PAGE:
drop dropbox

For some time now, I’ve been evaluating dropbox. From time to time, I need to be able to store a file and have it available at another location in a synced fashion. First some history.
Before Dropbox, I was (ab)using gmail through the firefox gspace plugin, but, 1) you need firefox 2) you pollute your mail space 3) it’s buggy and bloated 4) but still doesn’t have all features I want. The reason I chose gspace back in the day, was because it was presumably cross platform through use of the firefox platform. That turned out to become limited functionality and eventually useless at all (may be fixed by now). It had also issues with having your gmail open in a tab at the same time. So I looked for an alternative and dropbox seemed promising.

My requirements for a ‘online storage’ solution are:

  • cross platform native clients: to allow sharing between work and home computers.
  • web interface: when you’re in the wild at someone else’s computer where you don’t want to install a client.
  • corporate-proof: can operate from behind different types of proxies.
  • server-side backup: when you accidentally overwrite a file from another location, or when syncing fails to do the right thing.

My nice-to-have’s are:

  • revision history: same as server-side backup but extended to multiple backups.
  • desktop integration: status overlay (aka tortoise stuff), context menu to perform web actions, for example, revert to some revision, make public, …
  • exclusion filters: handy when you don’t want your lock or temp files (due to editing) to be uselessly synced all the time.

Dropbox seemed to fulfill all my wishes except exclusion filters. Until recently. 🙂 At work, when I resume after suspend, the client doesn’t automatically sync back to the server (this can also be a proxy issue here at work, but it doesn’t work anymore and there’s nothing I can do about it, i.e. it’s closed source). But there are other things that bug me: 1) explorer integration is slow but not optional. So you have to live with it. 2) The (windows) client feels sluggish and quite heavy to load. 3) Linux client always lags behind and the desktop integration is only for gnome. Linux users had to wait long for a release, but even now, they are not treated very well. Then of course, there is the whole discussion of dropbox being closed source but the front-end part being open source, confusing people all around. 🙂 They give the impression they care about the linux users and open source, but in reality, they can’t make it true. In fact, I have no problem using a closed client, but it has to work very well then. 😉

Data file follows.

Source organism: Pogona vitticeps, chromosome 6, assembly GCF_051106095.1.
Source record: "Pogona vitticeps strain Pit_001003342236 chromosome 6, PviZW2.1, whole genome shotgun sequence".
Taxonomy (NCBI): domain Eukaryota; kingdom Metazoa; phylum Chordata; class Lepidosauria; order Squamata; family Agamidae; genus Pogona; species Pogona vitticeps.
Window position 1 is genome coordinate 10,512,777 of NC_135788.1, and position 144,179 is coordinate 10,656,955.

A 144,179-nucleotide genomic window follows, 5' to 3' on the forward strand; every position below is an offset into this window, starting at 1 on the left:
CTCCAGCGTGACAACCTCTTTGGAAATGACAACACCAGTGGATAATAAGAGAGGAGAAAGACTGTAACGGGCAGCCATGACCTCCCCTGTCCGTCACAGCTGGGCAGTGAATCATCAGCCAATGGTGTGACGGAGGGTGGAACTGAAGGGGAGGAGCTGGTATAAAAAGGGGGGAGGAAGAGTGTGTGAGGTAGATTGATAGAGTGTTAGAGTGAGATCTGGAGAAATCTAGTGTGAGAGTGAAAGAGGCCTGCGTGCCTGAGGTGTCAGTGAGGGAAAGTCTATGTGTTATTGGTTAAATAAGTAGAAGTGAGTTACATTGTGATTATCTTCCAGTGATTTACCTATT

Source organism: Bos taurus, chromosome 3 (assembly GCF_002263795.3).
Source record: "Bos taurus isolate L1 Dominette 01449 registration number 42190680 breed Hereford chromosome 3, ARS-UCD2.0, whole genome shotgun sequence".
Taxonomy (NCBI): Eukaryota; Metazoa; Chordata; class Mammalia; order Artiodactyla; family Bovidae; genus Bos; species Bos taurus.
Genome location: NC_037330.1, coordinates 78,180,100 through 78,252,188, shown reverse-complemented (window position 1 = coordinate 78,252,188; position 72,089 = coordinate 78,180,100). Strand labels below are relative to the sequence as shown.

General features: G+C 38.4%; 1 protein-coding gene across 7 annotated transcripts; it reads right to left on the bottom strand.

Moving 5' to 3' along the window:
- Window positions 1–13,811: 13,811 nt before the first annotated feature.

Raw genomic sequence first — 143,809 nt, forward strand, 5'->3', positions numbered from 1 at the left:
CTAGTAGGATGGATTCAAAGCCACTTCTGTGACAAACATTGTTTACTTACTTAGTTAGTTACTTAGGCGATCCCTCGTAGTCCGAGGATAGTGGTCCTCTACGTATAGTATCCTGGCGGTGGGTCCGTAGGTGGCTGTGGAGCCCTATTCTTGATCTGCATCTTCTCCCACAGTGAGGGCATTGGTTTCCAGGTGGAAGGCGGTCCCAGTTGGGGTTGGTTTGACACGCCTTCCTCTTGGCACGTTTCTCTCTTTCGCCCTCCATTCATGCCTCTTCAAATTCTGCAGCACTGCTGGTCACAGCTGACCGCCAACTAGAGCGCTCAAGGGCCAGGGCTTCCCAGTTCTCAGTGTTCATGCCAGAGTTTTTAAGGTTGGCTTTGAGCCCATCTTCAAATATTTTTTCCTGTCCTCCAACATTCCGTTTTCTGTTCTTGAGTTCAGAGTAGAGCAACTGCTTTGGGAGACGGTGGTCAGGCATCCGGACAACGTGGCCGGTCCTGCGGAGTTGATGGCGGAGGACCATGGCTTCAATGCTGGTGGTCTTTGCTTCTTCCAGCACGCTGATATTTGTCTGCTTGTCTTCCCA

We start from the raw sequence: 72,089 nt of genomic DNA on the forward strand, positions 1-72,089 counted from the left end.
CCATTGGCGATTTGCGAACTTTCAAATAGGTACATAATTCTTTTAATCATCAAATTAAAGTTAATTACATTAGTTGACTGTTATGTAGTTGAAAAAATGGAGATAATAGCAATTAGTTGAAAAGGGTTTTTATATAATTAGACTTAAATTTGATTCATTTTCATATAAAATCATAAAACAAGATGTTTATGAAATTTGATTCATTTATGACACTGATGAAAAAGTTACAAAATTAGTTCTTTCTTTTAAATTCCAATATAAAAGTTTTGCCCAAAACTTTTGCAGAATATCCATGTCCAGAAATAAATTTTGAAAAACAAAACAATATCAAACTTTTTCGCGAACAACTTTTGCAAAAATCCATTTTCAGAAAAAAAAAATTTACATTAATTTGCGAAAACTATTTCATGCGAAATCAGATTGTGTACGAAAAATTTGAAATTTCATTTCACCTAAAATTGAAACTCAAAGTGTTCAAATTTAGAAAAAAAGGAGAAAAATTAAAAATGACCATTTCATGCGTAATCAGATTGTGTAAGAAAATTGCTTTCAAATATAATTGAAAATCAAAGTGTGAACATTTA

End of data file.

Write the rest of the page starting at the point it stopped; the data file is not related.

Dropbox has free and paid accounts. The free accounts are limited to 2GB storage and only 30 days history. No problem for me.
So up until recently, I was quite happy with dropbox, but since the windows client fails to reconnect after resume and the linux fails to start, I guess I’m counting its last days. 🙂

If anyone knows a decent cross-platform alternative, please let me know.

But it did raise that thought again in my head: why not try to start an open source online storage sharing solution? Is it so hard? Why does it not exist yet? Of course, I’m not targetting a system which can take loads and loads of people uploading their latest torrents to share with the rest of the family *rolling eyes* 😉 But simply, you know, some system that can handle a few accounts (or even just private) which you can install on your own server and offers basic syncing functionality with some better-than-dumb compression/file-diffing mechanism. Personally, I also wouldn’t need fancy public web sharing like photogalleries and the like, so…

Maybe I’m missing something? 🙂

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